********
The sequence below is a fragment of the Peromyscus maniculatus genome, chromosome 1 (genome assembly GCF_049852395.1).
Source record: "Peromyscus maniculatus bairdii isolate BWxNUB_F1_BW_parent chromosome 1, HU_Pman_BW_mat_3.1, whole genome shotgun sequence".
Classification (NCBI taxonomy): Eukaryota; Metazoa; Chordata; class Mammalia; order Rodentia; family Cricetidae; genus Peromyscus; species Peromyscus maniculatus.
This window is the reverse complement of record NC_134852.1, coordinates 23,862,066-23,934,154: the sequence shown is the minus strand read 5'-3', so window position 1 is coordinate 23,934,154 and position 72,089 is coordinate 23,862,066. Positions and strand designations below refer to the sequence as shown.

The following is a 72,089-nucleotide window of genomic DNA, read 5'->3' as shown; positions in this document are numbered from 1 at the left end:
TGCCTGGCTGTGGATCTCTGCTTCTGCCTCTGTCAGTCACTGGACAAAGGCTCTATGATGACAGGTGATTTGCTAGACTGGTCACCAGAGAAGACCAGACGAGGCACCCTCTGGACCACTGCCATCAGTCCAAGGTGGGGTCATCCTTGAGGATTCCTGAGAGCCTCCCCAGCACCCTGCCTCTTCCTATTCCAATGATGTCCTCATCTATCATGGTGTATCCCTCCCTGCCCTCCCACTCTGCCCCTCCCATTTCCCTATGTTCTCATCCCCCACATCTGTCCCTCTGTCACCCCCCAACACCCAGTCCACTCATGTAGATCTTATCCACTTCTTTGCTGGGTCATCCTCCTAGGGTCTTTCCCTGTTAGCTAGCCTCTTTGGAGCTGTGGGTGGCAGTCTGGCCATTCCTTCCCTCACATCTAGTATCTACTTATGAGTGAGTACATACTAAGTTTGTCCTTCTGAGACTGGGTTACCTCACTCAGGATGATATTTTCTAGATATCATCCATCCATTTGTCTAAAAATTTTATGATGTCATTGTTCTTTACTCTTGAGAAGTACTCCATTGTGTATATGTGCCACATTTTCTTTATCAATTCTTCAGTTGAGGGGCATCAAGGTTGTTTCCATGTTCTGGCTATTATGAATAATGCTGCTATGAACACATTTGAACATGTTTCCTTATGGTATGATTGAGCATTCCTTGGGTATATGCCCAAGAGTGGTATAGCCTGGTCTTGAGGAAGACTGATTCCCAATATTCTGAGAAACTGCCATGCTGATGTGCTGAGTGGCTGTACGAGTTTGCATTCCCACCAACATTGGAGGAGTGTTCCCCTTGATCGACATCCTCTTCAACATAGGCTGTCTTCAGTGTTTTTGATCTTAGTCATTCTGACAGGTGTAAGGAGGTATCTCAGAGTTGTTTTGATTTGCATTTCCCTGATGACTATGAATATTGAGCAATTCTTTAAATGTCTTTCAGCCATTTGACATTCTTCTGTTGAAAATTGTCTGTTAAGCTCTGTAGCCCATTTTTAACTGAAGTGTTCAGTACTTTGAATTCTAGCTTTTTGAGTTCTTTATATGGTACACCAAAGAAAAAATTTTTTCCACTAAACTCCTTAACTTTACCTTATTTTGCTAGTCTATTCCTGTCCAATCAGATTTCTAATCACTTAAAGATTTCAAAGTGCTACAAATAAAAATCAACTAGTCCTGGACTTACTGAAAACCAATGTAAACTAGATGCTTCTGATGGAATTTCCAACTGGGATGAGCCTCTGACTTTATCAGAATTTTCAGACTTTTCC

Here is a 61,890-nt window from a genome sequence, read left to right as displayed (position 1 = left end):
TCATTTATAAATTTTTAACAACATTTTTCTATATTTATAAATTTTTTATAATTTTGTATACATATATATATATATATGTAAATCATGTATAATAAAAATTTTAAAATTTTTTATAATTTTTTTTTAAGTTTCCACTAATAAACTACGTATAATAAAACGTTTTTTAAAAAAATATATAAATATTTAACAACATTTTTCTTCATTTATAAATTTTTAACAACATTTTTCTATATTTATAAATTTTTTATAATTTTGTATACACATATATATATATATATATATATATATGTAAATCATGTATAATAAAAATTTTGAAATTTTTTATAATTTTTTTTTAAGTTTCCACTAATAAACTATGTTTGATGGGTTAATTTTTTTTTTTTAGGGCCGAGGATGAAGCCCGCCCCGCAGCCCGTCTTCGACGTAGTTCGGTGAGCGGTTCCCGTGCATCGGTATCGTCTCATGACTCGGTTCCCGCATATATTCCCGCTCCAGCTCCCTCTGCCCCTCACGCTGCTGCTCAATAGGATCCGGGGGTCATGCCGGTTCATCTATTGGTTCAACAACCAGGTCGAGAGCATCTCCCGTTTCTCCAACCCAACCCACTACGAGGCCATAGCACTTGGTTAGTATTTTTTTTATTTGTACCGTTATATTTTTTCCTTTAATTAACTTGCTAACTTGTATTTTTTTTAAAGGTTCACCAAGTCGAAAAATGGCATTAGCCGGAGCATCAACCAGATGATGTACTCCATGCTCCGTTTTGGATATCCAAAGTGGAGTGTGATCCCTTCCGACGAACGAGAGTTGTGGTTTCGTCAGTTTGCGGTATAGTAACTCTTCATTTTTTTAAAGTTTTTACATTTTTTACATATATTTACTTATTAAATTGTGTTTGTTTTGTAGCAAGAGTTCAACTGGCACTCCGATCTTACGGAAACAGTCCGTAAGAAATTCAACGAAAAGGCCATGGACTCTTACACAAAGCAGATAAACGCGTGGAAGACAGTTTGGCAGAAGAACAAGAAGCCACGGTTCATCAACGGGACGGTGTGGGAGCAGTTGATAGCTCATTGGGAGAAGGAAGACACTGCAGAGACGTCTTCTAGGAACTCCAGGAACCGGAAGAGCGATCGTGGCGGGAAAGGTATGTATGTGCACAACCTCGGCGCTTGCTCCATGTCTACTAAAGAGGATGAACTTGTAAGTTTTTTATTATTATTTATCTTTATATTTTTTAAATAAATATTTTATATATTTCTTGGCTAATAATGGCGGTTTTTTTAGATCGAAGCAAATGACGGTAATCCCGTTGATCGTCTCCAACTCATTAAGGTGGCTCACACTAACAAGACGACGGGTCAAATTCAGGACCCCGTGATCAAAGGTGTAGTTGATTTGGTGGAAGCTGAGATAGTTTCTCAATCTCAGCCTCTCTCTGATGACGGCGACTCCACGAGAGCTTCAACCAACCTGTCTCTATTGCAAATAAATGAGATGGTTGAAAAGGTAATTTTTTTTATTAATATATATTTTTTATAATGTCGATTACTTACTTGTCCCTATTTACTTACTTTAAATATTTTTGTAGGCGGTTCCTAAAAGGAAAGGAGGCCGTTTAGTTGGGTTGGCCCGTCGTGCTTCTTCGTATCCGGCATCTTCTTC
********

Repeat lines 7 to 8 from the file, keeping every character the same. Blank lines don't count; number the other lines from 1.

Here is a 61,890-nt window from a genome sequence, read left to right as displayed (position 1 = left end):
TCATTTATAAATTTTTAACAACATTTTTCTATATTTATAAATTTTTTATAATTTTGTATACATATATATATATATATGTAAATCATGTATAATAAAAATTTTAAAATTTTTTATAATTTTTTTTTAAGTTTCCACTAATAAACTACGTATAATAAAACGTTTTTTAAAAAAATATATAAATATTTAACAACATTTTTCTTCATTTATAAATTTTTAACAACATTTTTCTATATTTATAAATTTTTTATAATTTTGTATACACATATATATATATATATATATATATATGTAAATCATGTATAATAAAAATTTTGAAATTTTTTATAATTTTTTTTTAAGTTTCCACTAATAAACTATGTTTGATGGGTTAATTTTTTTTTTTTAGGGCCGAGGATGAAGCCCGCCCCGCAGCCCGTCTTCGACGTAGTTCGGTGAGCGGTTCCCGTGCATCGGTATCGTCTCATGACTCGGTTCCCGCATATATTCCCGCTCCAGCTCCCTCTGCCCCTCACGCTGCTGCTCAATAGGATCCGGGGGTCATGCCGGTTCATCTATTGGTTCAACAACCAGGTCGAGAGCATCTCCCGTTTCTCCAACCCAACCCACTACGAGGCCATAGCACTTGGTTAGTATTTTTTTTATTTGTACCGTTATATTTTTTCCTTTAATTAACTTGCTAACTTGTATTTTTTTTAAAGGTTCACCAAGTCGAAAAATGGCATTAGCCGGAGCATCAACCAGATGATGTACTCCATGCTCCGTTTTGGATATCCAAAGTGGAGTGTGATCCCTTCCGACGAACGAGAGTTGTGGTTTCGTCAGTTTGCGGTATAGTAACTCTTCATTTTTTTAAAGTTTTTACATTTTTTACATATATTTACTTATTAAATTGTGTTTGTTTTGTAGCAAGAGTTCAACTGGCACTCCGATCTTACGGAAACAGTCCGTAAGAAATTCAACGAAAAGGCCATGGACTCTTACACAAAGCAGATAAACGCGTGGAAGACAGTTTGGCAGAAGAACAAGAAGCCACGGTTCATCAACGGGACGGTGTGGGAGCAGTTGATAGCTCATTGGGAGAAGGAAGACACTGCAGAGACGTCTTCTAGGAACTCCAGGAACCGGAAGAGCGATCGTGGCGGGAAAGGTATGTATGTGCACAACCTCGGCGCTTGCTCCATGTCTACTAAAGAGGATGAACTTGTAAGTTTTTTATTATTATTTATCTTTATATTTTTTAAATAAATATTTTATATATTTCTTGGCTAATAATGGCGGTTTTTTTAGATCGAAGCAAATGACGGTAATCCCGTTGATCGTCTCCAACTCATTAAGGTGGCTCACACTAACAAGACGACGGGTCAAATTCAGGACCCCGTGATCAAAGGTGTAGTTGATTTGGTGGAAGCTGAGATAGTTTCTCAATCTCAGCCTCTCTCTGATGACGGCGACTCCACGAGAGCTTCAACCAACCTGTCTCTATTGCAAATAAATGAGATGGTTGAAAAGGTAATTTTTTTTATTAATATATATTTTTTATAATGTCGATTACTTACTTGTCCCTATTTACTTACTTTAAATATTTTTGTAGGCGGTTCCTAAAAGGAAAGGAGGCCGTTTAGTTGGGTTGGCCCGTCGTGCTTCTTCGTATCCGGCATCTTCTTC